Elderly care is important in keeping seniors at home. Seniors, through the help of home care services, can continue to live in the comfort of their own homes while receiving assistance when needed. Living at home than in a nursing facility or care facility gives them more chances to live as independently as possible and spend time with their families.

What Are The Basic Needs Of The Elderly?

There are several basic needs of the elderly. The first basic need is staying mobile. Staying mobile means moving within their own surroundings safely. This can be addressed by mobility assistive devices, such as a cane, a walker, and a wheelchair. Seniors’ homes must also have installations of handrails, wider doors, and a wheelchair ramp for easier moving.

The next basic need of the elderly is personal care. Personal care is required by seniors on a daily basis. Seniors may need assistance with activities like bathing, dressing, and grooming. These daily tasks can be assisted by professional caregivers, family caregivers, and care coordinators.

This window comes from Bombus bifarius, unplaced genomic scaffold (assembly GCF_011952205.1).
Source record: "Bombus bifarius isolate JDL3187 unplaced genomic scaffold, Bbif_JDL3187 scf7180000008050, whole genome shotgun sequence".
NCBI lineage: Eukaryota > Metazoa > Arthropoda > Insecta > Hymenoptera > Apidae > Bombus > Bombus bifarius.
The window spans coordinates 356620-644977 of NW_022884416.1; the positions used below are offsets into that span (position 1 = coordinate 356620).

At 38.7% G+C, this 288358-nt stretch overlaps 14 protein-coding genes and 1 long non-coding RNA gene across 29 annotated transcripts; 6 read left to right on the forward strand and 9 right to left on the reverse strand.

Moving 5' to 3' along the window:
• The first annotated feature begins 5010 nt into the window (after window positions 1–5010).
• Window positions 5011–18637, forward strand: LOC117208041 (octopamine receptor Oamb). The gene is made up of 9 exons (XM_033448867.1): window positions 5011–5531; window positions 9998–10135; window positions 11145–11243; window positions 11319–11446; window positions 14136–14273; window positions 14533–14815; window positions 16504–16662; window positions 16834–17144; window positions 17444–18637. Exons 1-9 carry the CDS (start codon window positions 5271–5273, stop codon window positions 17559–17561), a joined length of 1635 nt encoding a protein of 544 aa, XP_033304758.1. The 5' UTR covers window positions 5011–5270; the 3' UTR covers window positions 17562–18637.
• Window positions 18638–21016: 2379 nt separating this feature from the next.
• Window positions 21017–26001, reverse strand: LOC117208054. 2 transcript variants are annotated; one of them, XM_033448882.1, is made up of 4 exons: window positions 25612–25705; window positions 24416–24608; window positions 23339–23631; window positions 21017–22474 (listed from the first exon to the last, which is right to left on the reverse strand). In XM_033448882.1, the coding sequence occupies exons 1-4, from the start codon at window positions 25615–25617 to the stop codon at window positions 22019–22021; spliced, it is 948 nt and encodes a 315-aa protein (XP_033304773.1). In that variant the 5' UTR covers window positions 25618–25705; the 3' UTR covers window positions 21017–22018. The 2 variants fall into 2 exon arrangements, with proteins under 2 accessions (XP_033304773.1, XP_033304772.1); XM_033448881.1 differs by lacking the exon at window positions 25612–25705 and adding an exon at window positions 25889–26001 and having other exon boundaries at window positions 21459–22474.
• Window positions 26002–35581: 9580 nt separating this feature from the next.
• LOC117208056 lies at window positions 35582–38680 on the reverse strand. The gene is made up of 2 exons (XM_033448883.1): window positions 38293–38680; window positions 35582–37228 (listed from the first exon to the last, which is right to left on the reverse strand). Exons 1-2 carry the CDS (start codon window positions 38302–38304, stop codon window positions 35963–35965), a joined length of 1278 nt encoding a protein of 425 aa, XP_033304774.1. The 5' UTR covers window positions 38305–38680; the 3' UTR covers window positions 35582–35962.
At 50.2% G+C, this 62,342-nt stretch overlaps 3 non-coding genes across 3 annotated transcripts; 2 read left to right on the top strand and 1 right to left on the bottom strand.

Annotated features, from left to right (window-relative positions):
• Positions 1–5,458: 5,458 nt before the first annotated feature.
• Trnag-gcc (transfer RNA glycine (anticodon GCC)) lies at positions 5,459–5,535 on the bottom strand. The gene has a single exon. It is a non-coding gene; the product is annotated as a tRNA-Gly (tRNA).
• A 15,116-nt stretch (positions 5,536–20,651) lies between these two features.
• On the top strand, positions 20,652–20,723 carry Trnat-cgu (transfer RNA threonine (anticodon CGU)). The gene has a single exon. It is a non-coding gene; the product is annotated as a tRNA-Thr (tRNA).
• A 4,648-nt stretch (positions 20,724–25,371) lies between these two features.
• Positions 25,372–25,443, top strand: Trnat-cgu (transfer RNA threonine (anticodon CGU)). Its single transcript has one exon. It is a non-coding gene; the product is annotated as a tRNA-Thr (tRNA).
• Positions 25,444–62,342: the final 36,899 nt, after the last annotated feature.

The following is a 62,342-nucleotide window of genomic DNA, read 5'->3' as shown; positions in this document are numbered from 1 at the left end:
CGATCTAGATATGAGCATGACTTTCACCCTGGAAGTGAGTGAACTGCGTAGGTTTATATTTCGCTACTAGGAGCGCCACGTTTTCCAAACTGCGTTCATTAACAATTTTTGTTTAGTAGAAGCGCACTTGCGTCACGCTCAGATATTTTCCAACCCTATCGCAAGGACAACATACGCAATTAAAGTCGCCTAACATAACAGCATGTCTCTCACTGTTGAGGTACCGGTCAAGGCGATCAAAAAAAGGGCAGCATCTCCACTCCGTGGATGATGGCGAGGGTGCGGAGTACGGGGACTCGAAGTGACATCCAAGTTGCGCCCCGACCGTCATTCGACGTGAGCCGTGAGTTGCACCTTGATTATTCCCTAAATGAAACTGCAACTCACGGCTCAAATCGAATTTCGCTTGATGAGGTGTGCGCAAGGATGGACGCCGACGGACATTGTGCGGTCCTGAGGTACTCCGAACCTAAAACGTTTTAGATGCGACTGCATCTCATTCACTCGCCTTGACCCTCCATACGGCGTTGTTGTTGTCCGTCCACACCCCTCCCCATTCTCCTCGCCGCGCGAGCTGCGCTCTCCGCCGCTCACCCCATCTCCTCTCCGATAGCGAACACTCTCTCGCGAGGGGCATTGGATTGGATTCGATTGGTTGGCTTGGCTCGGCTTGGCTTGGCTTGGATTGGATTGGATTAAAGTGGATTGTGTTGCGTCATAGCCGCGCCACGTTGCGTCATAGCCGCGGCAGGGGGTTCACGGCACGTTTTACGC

Another basic need of the elderly is medical care. Medical care ensures that older adults are healthy enough to enjoy their golden years. Senior citizens may need assistance in getting a physical exam, eye checkup, foot care, physical therapy, and nursing care.

The next basic need is proper nutrition and exercise. Proper nutrition and exercise are crucial in keeping the elderly stay active and healthy. Seniors may need a care provider, care coordinator, or nutritionist to do meal preparation that fits their lifestyle. A healthy meal plan is necessary to provide proper nutrition and hydration to senior citizens. Senior citizens benefit from regular exercise for the prevention of injury and improvement of their mood.